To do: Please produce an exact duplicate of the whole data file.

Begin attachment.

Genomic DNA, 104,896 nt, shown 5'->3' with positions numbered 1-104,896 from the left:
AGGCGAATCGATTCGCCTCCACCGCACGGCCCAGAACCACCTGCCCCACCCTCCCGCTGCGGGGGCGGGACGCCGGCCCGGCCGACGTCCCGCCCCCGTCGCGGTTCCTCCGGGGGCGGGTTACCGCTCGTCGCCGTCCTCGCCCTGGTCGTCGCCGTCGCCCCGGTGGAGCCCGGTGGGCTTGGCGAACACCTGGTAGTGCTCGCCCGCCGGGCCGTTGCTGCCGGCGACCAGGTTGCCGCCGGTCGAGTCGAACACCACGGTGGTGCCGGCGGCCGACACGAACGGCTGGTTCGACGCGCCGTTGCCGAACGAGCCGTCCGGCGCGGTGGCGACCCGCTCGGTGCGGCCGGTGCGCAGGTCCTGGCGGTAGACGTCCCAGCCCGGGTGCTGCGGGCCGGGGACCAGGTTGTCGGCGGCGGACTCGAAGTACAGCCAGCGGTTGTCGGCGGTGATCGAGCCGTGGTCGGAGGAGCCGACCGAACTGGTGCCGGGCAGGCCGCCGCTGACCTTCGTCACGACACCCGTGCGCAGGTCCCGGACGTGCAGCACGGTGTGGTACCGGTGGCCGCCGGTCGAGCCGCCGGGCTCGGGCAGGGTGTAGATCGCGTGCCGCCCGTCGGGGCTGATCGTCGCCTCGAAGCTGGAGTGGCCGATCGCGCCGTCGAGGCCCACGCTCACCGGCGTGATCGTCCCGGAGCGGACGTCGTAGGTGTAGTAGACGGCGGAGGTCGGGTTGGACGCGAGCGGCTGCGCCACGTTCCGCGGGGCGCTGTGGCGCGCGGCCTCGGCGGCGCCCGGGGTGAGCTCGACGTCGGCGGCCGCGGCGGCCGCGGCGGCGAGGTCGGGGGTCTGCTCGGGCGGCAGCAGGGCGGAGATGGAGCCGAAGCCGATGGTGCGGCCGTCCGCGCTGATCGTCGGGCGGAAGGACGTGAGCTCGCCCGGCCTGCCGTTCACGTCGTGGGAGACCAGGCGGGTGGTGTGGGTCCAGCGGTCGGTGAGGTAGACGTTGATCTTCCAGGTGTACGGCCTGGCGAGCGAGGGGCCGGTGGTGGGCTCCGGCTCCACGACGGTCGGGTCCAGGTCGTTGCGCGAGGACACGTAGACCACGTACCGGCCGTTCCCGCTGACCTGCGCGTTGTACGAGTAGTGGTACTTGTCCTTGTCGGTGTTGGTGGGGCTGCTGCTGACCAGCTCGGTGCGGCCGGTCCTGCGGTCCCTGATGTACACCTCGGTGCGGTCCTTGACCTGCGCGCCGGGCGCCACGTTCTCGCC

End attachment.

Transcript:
Genomic DNA, 104,896 nt, shown 5'->3' with positions numbered 1-104,896 from the left:
AGGCGAATCGATTCGCCTCCACCGCACGGCCCAGAACCACCTGCCCCACCCTCCCGCTGCGGGGGCGGGACGCCGGCCCGGCCGACGTCCCGCCCCCGTCGCGGTTCCTCCGGGGGCGGGTTACCGCTCGTCGCCGTCCTCGCCCTGGTCGTCGCCGTCGCCCCGGTGGAGCCCGGTGGGCTTGGCGAACACCTGGTAGTGCTCGCCCGCCGGGCCGTTGCTGCCGGCGACCAGGTTGCCGCCGGTCGAGTCGAACACCACGGTGGTGCCGGCGGCCGACACGAACGGCTGGTTCGACGCGCCGTTGCCGAACGAGCCGTCCGGCGCGGTGGCGACCCGCTCGGTGCGGCCGGTGCGCAGGTCCTGGCGGTAGACGTCCCAGCCCGGGTGCTGCGGGCCGGGGACCAGGTTGTCGGCGGCGGACTCGAAGTACAGCCAGCGGTTGTCGGCGGTGATCGAGCCGTGGTCGGAGGAGCCGACCGAACTGGTGCCGGGCAGGCCGCCGCTGACCTTCGTCACGACACCCGTGCGCAGGTCCCGGACGTGCAGCACGGTGTGGTACCGGTGGCCGCCGGTCGAGCCGCCGGGCTCGGGCAGGGTGTAGATCGCGTGCCGCCCGTCGGGGCTGATCGTCGCCTCGAAGCTGGAGTGGCCGATCGCGCCGTCGAGGCCCACGCTCACCGGCGTGATCGTCCCGGAGCGGACGTCGTAGGTGTAGTAGACGGCGGAGGTCGGGTTGGACGCGAGCGGCTGCGCCACGTTCCGCGGGGCGCTGTGGCGCGCGGCCTCGGCGGCGCCCGGGGTGAGCTCGACGTCGGCGGCCGCGGCGGCCGCGGCGGCGAGGTCGGGGGTCTGCTCGGGCGGCAGCAGGGCGGAGATGGAGCCGAAGCCGATGGTGCGGCCGTCCGCGCTGATCGTCGGGCGGAAGGACGTGAGCTCGCCCGGCCTGCCGTTCACGTCGTGGGAGACCAGGCGGGTGGTGTGGGTCCAGCGGTCGGTGAGGTAGACGTTGATCTTCCAGGTGTACGGCCTGGCGAGCGAGGGGCCGGTGGTGGGCTCCGGCTCCACGACGGTCGGGTCCAGGTCGTTGCGCGAGGACACGTAGACCACGTACCGGCCGTTCCCGCTGACCTGCGCGTTGTACGAGTAGTGGTACTTGTCCTTGTCGGTGTTGGTGGGGCTGCTGCTGACCAGCTCGGTGCGGCCGGTCCTGCGGTCCCTGATGTACACCTCGGTGCGGTCCTTGACCTGCGCGCCGGGCGCCACGTTCTCGCC